Luzon: Kalabong, Kalimumog, Katdalugod, Maragued, Mara-mara,

Taglokot, Talibunog, Tst, Tsaang-gubat, Tsa-tsa

Visayas: Alibungog, Semente

Mindanao: Alangitngit, Alingitngit, Buyo-buyo


Tsaang-gubat is a low, woody plant with several stems. It is grown as ornamental or bonsai because of its attractive appearance. Its leaves are small and have dark, green and shiny upper surface. Tsaang-gubat is indicated or used primarily for diarrhea. But it is also advised for stomachache and colic.




A person has diarrhea or LBM (Loose Bowel Movement) when his stool is soft to watery and when he has to move his bowels more often than two times in one day. To treat diarrhea using Tsaang-gubat, follow these steps:


1. Determine the amount of Tsaang-gubat leaves to use. The amount of leaves to use varies according to the age of patient and the condition of leaves, as follows:


Condition of leaves

Age of patient Dried (crushed) Fresh (chopped)

Adult 10 tbsp. 12 tbsp.

7-12 years 5 tbsp. 6 tbsp.

2-6 years 2½ tbsp. 3 tbsp.


2. Boil corrent amount of leaves in 2 glasses of water for 15 minutes.


3. Let cool, then strain and divide into 4 parts.


4. Take 1 part every two hours (until stool becomes solid).


Boiling the Mixture


There are important rules to follow when boiling the leaves in water. Observe strictly the following:


— Use only enamelled container or claypot (“palayok”), never an aluminum pot.

— A standard glass or cup should contain 240 ml. or 8 fluid ounces of water. This

measurement is the same as the content of a bottle or regular size Pepsi or Coke.

— Mix leaves in water before placing on fire.

— As soon as the mixture boils uncover the pot and let boil continuously for 15 minutes.

Remember that the mixture should boil uncovered.

— Strain and let cool. You now have what is called “decoction.”


Storing the Decoction


For convenience, you may prepare enough decoction that you can use for several days. Simply adjust the amount of leaves to use according to the amount of water that  you will boil. When kept in thermo pot (“termos”), the decoction will last for three days  without losing its efficacy. When kept in refrigerator, the decoction will last up to four days without losing its efficacy. Keep in mind, however, that whether kept in thermo pot or refrigerated the decoction must not be taken anymore when its color has changed or when it has grown molds or fungus.


Oral Rehydration Solution


To prevent dehydration due to diarrhea, a person should take a solution of water, sugar and salt, known as Oral Rehydration Solution or ORS. ORS can either be bought from the drugstore, obtained for your community health clinic or prepared at home.


To prepare your own ORS, simply mix in a pitcher or jar 4 glasses of water, 2 tablespoons of sugar, and 3/4 (three-fourths) teaspoon of salt. These are the basic ingredients of an ORS. An adult is advised to drink at least three glasses of this solution every one hour or after every diarrheal discharge. Children should take in one and one-half (1½) glasses. But a “more complete” ORS can be prepared by substituting some of the basic ingredients. If honey is available, use 2 tablespoons honey instead of sugar. Also, the three-fourth (3/4) teaspoon salt can be substituted with one-fourth (1/4) teaspoon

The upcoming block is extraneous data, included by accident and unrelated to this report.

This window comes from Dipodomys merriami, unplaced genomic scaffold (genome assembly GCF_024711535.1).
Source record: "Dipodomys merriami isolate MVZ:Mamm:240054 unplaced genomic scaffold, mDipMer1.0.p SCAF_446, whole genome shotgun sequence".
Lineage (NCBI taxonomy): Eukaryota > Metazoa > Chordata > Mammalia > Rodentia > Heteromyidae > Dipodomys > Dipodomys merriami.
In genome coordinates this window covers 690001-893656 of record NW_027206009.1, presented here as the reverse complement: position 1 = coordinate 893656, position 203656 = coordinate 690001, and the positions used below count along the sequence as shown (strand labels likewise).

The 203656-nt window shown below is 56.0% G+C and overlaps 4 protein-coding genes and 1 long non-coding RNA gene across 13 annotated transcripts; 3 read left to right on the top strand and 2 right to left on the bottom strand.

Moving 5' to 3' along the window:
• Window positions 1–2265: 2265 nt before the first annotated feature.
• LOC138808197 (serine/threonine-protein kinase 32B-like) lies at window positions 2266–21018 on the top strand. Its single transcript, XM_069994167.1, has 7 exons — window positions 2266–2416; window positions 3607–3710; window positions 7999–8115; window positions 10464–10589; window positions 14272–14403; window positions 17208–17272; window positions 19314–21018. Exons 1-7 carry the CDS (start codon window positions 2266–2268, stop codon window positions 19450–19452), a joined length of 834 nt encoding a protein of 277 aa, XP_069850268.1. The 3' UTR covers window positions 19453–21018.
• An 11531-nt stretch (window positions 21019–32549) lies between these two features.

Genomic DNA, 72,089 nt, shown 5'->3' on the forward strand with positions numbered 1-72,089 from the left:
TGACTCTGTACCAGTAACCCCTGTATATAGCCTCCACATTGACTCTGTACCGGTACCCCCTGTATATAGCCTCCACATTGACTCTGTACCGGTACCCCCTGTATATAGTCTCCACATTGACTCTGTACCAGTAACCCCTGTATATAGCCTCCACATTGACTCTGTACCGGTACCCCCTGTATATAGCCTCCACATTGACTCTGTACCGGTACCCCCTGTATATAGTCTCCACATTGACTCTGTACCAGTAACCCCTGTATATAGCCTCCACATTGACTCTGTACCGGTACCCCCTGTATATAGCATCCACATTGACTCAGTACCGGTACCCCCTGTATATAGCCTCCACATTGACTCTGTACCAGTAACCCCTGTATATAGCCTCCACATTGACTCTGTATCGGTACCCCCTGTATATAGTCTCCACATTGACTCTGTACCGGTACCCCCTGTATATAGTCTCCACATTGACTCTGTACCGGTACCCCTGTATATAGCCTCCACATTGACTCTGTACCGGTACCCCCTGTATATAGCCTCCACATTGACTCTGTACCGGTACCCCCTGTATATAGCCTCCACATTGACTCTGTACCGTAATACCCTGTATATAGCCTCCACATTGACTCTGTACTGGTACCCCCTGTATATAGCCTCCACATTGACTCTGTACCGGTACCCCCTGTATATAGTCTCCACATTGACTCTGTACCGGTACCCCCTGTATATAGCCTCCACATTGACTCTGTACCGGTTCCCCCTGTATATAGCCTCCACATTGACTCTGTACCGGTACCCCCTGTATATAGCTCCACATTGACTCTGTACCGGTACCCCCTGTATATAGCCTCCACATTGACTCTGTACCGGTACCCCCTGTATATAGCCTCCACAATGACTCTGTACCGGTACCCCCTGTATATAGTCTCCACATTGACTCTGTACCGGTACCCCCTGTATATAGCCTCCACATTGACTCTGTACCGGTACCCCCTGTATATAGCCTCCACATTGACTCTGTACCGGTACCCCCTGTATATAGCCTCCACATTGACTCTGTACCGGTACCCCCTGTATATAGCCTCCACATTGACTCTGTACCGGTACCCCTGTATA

baking soda plus one-fourth (1/4) teaspoon salt.


In severe dehydration, a diarrheal patient is rehydrated intravenously with a solution,

more popularly called dextrose or saline. Only a medical personnel is allowed to administer this procedure.


Stomachache and Colic


To relieve stomachache and colic caused by indigestion, excessive air in the stomach or vomitting, Tsaang-gubat is prepared as follows:


1. Determine the amount of Tsaang-gubat leaves to use, which varies according to the age of patient and the condition of leaves, as follows:

Condition of leaves

Age of patient Dried (crushed) Fresh (chopped)

Adult 2 tbsp. 3 tbsp.

7-12 years 1 tbsp. 1½ tbsp.

2. Boil correct amount of leaves in 1 glass of water for 15 minutes.

3. Strain and drink when lukewarm.


If the pain is not relieved within one hour after taking Tsaang-gubat, prepare another glassful following the same steps above. If the pain is still not relieved, then see a physician. The cause of the stomachache may be something else.



Tsaang-gubat is propagated using either seeds or basal cuttings. Although using basal cuttings cannot assure that all cutting will survive, it is still preferred over the use of seeds. Its because seeds take very long to germinate, and germinated seeds need another long time to grow. For a basal cutting only the lower portion of a stem, which is also its harder part is used. For Tsaang-gubat, a basal cutting should be about 20 cm. (8 in.) long and must include at least three nodes. The nodes are where the new leaves will grow or come out.

Plant basal cuttings by inserting the lower one-third (1/3) of the stem, at least one node into the soil, in separate containers or pots. Water immediately after and place under shade. The cuttings will root six to eight weeks from planting. They may be transplanted to plots or retained in larger pots. Avoid using chemical pesticides because they might leave poison on the plants. It is best to harvest only the mature and healthy leaves. If you wish, you may harvest excess leaves and air-dry them for storing. Air-drying takes about four days on warm weather or about two weeks during the rainy season. Leaves are sufficiently dry if they crumble when crushed with the fingers. Dried leaves should be sealed in plastic bag or kept in covered tinted glass jar. Keep leaves in a cool, dry place and away from direct sunlight to extend their storage life.


Source: Phil. Council for Health Research and Development (DOST)

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